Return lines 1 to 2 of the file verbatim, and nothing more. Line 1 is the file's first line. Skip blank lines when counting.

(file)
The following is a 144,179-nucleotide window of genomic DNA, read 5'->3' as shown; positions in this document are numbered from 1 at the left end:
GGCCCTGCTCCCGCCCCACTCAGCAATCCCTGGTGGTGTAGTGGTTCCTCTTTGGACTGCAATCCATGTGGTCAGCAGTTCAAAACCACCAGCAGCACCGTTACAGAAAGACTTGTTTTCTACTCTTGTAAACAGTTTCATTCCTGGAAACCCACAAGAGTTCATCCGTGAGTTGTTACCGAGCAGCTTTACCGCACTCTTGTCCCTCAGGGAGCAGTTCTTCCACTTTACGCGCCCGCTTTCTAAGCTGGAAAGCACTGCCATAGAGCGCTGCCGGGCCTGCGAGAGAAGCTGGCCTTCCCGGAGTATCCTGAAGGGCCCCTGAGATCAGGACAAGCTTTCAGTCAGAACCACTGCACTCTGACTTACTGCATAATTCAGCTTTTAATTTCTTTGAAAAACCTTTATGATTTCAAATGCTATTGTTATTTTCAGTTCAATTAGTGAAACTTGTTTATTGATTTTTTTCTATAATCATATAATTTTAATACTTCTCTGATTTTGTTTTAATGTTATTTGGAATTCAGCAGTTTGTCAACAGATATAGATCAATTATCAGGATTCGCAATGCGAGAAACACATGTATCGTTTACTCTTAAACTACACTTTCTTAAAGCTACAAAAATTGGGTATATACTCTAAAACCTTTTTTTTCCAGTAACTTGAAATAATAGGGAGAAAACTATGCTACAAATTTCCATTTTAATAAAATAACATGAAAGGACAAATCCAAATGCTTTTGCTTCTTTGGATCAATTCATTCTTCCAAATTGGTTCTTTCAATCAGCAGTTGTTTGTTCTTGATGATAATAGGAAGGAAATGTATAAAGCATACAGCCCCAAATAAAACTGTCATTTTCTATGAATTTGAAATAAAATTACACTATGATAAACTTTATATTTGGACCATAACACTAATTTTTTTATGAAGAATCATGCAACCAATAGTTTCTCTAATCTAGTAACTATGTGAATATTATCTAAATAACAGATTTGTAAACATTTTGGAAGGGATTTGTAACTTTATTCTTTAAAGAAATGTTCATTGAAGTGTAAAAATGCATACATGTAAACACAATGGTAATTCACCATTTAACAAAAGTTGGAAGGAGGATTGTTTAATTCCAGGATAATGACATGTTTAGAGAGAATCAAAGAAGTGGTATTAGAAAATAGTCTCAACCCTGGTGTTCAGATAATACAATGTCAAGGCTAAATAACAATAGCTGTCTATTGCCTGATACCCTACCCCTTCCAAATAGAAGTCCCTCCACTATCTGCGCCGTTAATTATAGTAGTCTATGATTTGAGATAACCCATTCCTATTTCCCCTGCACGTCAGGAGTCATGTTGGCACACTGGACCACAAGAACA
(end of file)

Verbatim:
The following is a 144,179-nucleotide window of genomic DNA, read 5'->3' as shown; positions in this document are numbered from 1 at the left end:
GGCCCTGCTCCCGCCCCACTCAGCAATCCCTGGTGGTGTAGTGGTTCCTCTTTGGACTGCAATCCATGTGGTCAGCAGTTCAAAACCACCAGCAGCACCGTTACAGAAAGACTTGTTTTCTACTCTTGTAAACAGTTTCATTCCTGGAAACCCACAAGAGTTCATCCGTGAGTTGTTACCGAGCAGCTTTACCGCACTCTTGTCCCTCAGGGAGCAGTTCTTCCACTTTACGCGCCCGCTTTCTAAGCTGGAAAGCACTGCCATAGAGCGCTGCCGGGCCTGCGAGAGAAGCTGGCCTTCCCGGAGTATCCTGAAGGGCCCCTGAGATCAGGACAAGCTTTCAGTCAGAACCACTGCACTCTGACTTACTGCATAATTCAGCTTTTAATTTCTTTGAAAAACCTTTATGATTTCAAATGCTATTGTTATTTTCAGTTCAATTAGTGAAACTTGTTTATTGATTTTTTTCTATAATCATATAATTTTAATACTTCTCTGATTTTGTTTTAATGTTATTTGGAATTCAGCAGTTTGTCAACAGATATAGATCAATTATCAGGATTCGCAATGCGAGAAACACATGTATCGTTTACTCTTAAACTACACTTTCTTAAAGCTACAAAAATTGGGTATATACTCTAAAACCTTTTTTTTCCAGTAACTTGAAATAATAGGGAGAAAACTATGCTACAAATTTCCATTTTAATAAAATAACATGAAAGGACAAATCCAAATGCTTTTGCTTCTTTGGATCAATTCATTCTTCCAAATTGGTTCTTTCAATCAGCAGTTGTTTGTTCTTGATGATAATAGGAAGGAAATGTATAAAGCATACAGCCCCAAATAAAACTGTCATTTTCTATGAATTTGAAATAAAATTACACTATGATAAACTTTATATTTGGACCATAACACTAATTTTTTTATGAAGAATCATGCAACCAATAGTTTCTCTAATCTAGTAACTATGTGAATATTATCTAAATAACAGATTTGTAAACATTTTGGAAGGGATTTGTAACTTTATTCTTTAAAGAAATGTTCATTGAAGTGTAAAAATGCATACATGTAAACACAATGGTAATTCACCATTTAACAAAAGTTGGAAGGAGGATTGTTTAATTCCAGGATAATGACATGTTTAGAGAGAATCAAAGAAGTGGTATTAGAAAATAGTCTCAACCCTGGTGTTCAGATAATACAATGTCAAGGCTAAATAACAATAGCTGTCTATTGCCTGATACCCTACCCCTTCCAAATAGAAGTCCCTCCACTATCTGCGCCGTTAATTATAGTAGTCTATGATTTGAGATAACCCATTCCTATTTCCCCTGCACGTCAGGAGTCATGTTGGCACACTGGACCACAAGAACA